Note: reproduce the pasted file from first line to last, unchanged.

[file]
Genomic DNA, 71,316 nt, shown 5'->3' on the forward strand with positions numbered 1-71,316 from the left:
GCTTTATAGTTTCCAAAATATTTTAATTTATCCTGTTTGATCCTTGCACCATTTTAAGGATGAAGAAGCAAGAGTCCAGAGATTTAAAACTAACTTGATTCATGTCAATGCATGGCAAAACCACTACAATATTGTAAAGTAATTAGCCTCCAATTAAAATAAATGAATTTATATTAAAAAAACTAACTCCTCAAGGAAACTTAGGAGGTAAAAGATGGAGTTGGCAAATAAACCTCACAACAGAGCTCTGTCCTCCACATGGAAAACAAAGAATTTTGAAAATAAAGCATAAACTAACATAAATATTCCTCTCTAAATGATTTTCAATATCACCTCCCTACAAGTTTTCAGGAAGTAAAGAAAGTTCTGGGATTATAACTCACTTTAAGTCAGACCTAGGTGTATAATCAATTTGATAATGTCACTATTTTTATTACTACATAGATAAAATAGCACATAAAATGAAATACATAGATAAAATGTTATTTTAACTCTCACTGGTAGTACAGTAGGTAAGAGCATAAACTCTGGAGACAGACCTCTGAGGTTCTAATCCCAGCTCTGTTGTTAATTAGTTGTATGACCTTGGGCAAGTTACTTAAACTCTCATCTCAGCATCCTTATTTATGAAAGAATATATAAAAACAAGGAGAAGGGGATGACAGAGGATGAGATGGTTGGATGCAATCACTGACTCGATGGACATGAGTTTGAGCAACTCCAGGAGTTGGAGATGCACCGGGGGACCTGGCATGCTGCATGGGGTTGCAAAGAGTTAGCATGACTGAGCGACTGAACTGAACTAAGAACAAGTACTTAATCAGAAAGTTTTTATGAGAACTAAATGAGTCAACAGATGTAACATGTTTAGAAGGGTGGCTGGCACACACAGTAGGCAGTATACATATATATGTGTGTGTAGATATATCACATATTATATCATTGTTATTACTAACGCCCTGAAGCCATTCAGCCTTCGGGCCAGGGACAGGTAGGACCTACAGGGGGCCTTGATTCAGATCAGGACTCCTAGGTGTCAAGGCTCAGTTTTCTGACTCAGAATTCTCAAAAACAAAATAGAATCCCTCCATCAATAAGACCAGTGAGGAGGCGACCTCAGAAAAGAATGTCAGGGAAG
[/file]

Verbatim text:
Genomic DNA, 71,316 nt, shown 5'->3' on the forward strand with positions numbered 1-71,316 from the left:
GCTTTATAGTTTCCAAAATATTTTAATTTATCCTGTTTGATCCTTGCACCATTTTAAGGATGAAGAAGCAAGAGTCCAGAGATTTAAAACTAACTTGATTCATGTCAATGCATGGCAAAACCACTACAATATTGTAAAGTAATTAGCCTCCAATTAAAATAAATGAATTTATATTAAAAAAACTAACTCCTCAAGGAAACTTAGGAGGTAAAAGATGGAGTTGGCAAATAAACCTCACAACAGAGCTCTGTCCTCCACATGGAAAACAAAGAATTTTGAAAATAAAGCATAAACTAACATAAATATTCCTCTCTAAATGATTTTCAATATCACCTCCCTACAAGTTTTCAGGAAGTAAAGAAAGTTCTGGGATTATAACTCACTTTAAGTCAGACCTAGGTGTATAATCAATTTGATAATGTCACTATTTTTATTACTACATAGATAAAATAGCACATAAAATGAAATACATAGATAAAATGTTATTTTAACTCTCACTGGTAGTACAGTAGGTAAGAGCATAAACTCTGGAGACAGACCTCTGAGGTTCTAATCCCAGCTCTGTTGTTAATTAGTTGTATGACCTTGGGCAAGTTACTTAAACTCTCATCTCAGCATCCTTATTTATGAAAGAATATATAAAAACAAGGAGAAGGGGATGACAGAGGATGAGATGGTTGGATGCAATCACTGACTCGATGGACATGAGTTTGAGCAACTCCAGGAGTTGGAGATGCACCGGGGGACCTGGCATGCTGCATGGGGTTGCAAAGAGTTAGCATGACTGAGCGACTGAACTGAACTAAGAACAAGTACTTAATCAGAAAGTTTTTATGAGAACTAAATGAGTCAACAGATGTAACATGTTTAGAAGGGTGGCTGGCACACACAGTAGGCAGTATACATATATATGTGTGTGTAGATATATCACATATTATATCATTGTTATTACTAACGCCCTGAAGCCATTCAGCCTTCGGGCCAGGGACAGGTAGGACCTACAGGGGGCCTTGATTCAGATCAGGACTCCTAGGTGTCAAGGCTCAGTTTTCTGACTCAGAATTCTCAAAAACAAAATAGAATCCCTCCATCAATAAGACCAGTGAGGAGGCGACCTCAGAAAAGAATGTCAGGGAAG